“The great thing with pigment is that they don’t have a chemical bond to the fabric. Similar to dye based inks, pigment particles remain on the surface of the substrate. In order to adhere to the fibre, they require a binder. For example, when you place an egg in an egg carton you maintain their position and this is similar to what you need to do with printing onto textile. You need the binder to secure the pigment in place on the textile.
So is Velvet Jet unique?
“We are the first to market to offer one ink that prints on all kinds of fabrics but we are not the only one working on this. I imagine all manufacturers encountered the same problems. The rub resistance is far lower – and it may not necessarily maintain the soft feel required in garment. it can take a few years to develop t pigments, binders and pre-treatments that would be suitable for the fashion and clothing industry.
Bordeaux successfully completed extensive trials and have started certifications with numerous companies, so I’m happy to say this ink actually delivers what it claims. The principle of ‘one ink all fabrics’ with a uniform colour is a major benefit for large retailers, clothing or home furnishing companies since colour matching across a range of clothing and accessories of different textile types printed with a single ink would really work well.”
However I hear that the market is questioning whether this ink is actually ready and usable? Is this sour grapes or do they have some basis for being sceptical?
“This is not a concept, this is an actual product. We have customers already using it – our claims with 5/5 rub and wash resistance and 7/8 light fastness are all backed up by non-affiliated regulatory bodies. We have already received GOTS certification and getting close to OEKO-TEX standard as well.
With the launch of this ink in InPrint and ITMA we have been approached by all printer manufacturers. So many of them understand the huge impact this is going to have in the market and wanted to test it for themselves. Some of these trials are at an initial phase and some are quite advanced. You will see printers coming out with the Velvet Jet pigment ink this year already. It is simply a matter of time. The best thing with this product is the ability to print onto blended fabrics which is difficult to do with the current inks in the market. The print process itself is aiming towards the simplest method possible. This is the key value. We want to remove the obstacles in order for printers to increase profit. Pre-treatment is done offline with a standard padder, and the rest of the printing process is done in one single line, regardless of the printed fabric. It is down to just printing and drying and you are ready for garment production. There is no need for steaming, washing and drying or any chemical post treatment. This advancement in digital textile print production really reduces the cost and time for printing whilst making the whole process simpler for the production of garments, linen, swimwear, accessories, technical outwear and home textile.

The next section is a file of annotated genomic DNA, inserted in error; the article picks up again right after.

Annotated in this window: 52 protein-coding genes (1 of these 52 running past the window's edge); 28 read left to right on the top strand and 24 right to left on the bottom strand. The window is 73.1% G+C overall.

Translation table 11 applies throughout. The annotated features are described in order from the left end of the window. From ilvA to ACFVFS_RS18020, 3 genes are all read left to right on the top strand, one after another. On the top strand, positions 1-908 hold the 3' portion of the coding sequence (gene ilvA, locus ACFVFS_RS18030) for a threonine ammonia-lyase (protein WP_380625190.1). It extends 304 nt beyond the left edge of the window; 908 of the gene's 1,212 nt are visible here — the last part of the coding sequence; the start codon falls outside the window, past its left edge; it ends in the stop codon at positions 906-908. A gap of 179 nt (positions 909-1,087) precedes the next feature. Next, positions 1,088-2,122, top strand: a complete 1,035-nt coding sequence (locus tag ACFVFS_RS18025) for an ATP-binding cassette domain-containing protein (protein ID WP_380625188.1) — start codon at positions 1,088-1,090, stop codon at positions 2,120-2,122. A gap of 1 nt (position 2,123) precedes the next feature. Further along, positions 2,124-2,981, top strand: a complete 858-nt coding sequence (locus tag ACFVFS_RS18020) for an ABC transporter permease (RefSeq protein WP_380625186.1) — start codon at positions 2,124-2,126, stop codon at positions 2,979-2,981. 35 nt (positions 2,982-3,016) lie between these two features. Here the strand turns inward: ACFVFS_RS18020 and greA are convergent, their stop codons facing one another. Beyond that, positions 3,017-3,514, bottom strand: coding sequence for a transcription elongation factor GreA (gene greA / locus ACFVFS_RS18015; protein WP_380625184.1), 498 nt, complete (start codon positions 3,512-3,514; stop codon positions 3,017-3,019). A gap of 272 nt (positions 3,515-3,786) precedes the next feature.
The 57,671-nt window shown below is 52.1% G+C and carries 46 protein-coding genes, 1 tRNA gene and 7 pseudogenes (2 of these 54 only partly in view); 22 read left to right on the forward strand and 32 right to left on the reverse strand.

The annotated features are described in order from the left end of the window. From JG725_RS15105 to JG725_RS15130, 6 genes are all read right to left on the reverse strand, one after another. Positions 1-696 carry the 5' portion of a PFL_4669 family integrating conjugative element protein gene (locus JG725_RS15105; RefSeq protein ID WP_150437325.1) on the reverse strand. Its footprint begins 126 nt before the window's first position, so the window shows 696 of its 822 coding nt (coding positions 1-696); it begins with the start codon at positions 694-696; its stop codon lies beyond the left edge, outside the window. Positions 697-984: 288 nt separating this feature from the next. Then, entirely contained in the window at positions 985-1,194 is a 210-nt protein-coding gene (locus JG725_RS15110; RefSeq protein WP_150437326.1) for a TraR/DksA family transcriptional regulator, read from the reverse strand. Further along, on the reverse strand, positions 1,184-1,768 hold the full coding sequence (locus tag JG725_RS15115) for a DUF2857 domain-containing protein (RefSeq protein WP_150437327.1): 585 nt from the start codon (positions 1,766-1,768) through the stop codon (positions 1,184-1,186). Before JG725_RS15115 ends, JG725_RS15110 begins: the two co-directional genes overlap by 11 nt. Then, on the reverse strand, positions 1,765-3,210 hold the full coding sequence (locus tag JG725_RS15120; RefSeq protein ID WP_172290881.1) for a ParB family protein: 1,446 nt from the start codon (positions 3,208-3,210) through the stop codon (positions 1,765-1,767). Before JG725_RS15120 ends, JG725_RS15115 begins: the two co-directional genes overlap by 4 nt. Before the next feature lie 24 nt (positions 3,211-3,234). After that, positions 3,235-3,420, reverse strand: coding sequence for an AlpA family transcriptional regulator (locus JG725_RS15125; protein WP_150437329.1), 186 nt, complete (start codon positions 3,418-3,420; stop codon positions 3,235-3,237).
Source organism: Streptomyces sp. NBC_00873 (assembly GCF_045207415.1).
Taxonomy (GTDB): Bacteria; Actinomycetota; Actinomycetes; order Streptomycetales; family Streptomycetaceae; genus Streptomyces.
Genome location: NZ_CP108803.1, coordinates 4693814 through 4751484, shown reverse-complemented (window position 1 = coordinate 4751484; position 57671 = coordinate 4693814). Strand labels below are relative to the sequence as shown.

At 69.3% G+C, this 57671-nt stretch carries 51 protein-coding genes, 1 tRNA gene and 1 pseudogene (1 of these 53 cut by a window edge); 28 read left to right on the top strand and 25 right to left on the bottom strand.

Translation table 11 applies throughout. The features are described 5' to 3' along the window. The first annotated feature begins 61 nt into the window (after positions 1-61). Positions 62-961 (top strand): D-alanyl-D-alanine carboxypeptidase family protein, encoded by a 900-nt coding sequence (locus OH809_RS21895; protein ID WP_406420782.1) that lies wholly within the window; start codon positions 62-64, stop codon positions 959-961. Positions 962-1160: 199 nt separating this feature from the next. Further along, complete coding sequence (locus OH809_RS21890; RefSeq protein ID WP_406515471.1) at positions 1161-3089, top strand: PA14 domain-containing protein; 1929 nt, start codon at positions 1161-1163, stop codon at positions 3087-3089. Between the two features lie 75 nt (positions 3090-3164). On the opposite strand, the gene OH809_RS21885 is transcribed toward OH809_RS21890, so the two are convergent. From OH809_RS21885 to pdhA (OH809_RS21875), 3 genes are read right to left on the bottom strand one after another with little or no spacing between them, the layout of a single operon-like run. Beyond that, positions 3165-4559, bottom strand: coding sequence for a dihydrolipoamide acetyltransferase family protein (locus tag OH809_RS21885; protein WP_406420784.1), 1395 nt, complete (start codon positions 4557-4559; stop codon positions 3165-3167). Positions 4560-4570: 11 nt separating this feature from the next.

Another benefit for pigment is for décor and not just onto textiles. The ink prints very well also on wood and leather for example, so shoes, handbags and other accessories can be done in the same process. We are really opening a whole world of new opportunities for print shops used to just printing roll to roll in one pattern."
So who is demonstrating the most interest?
“I can tell you most of the interest is coming from manufacturers themselves – for example sportswear companies are interested for their shoes and sweatshirts since it all can be done with fewer print providers. It simplifies the supply chain and speeds up delivery.
Think of window shades that lose their colour quickly. You can now get them done with the same suppliers so it is a huge cost reduction and offers performance advantages.
With pigmented ink you get 7/8 for light fastness and 5/5 wash and rub resistance. For drapery, upholstery and home textiles this is unbelievable performance and it is similar to analogue, but with all of the benefits of digital.”
So it is as good as analogue textile pigment printing?
“To be honest, there is a slight trade off in terms of colouring – dye sublimation and reactive dyes are great in producing vivid colours but the Velvet Jet pigment ink is really getting close now. Keep in mind that for 80% of the needed applications the current color density is sufficient, but we are working to improve colours even farther. This is more or less the only trade off. I do think that pigment digital textile printing is a game changer because it is changing the playing field and as we move through the years, more developments will occur and the market will have to accept this is now as reality, whether it is convenient for our competitors or not, I don’t know but I think it proves this is possible, and if the whole market adopts pigment, we think there is opportunity for all of us.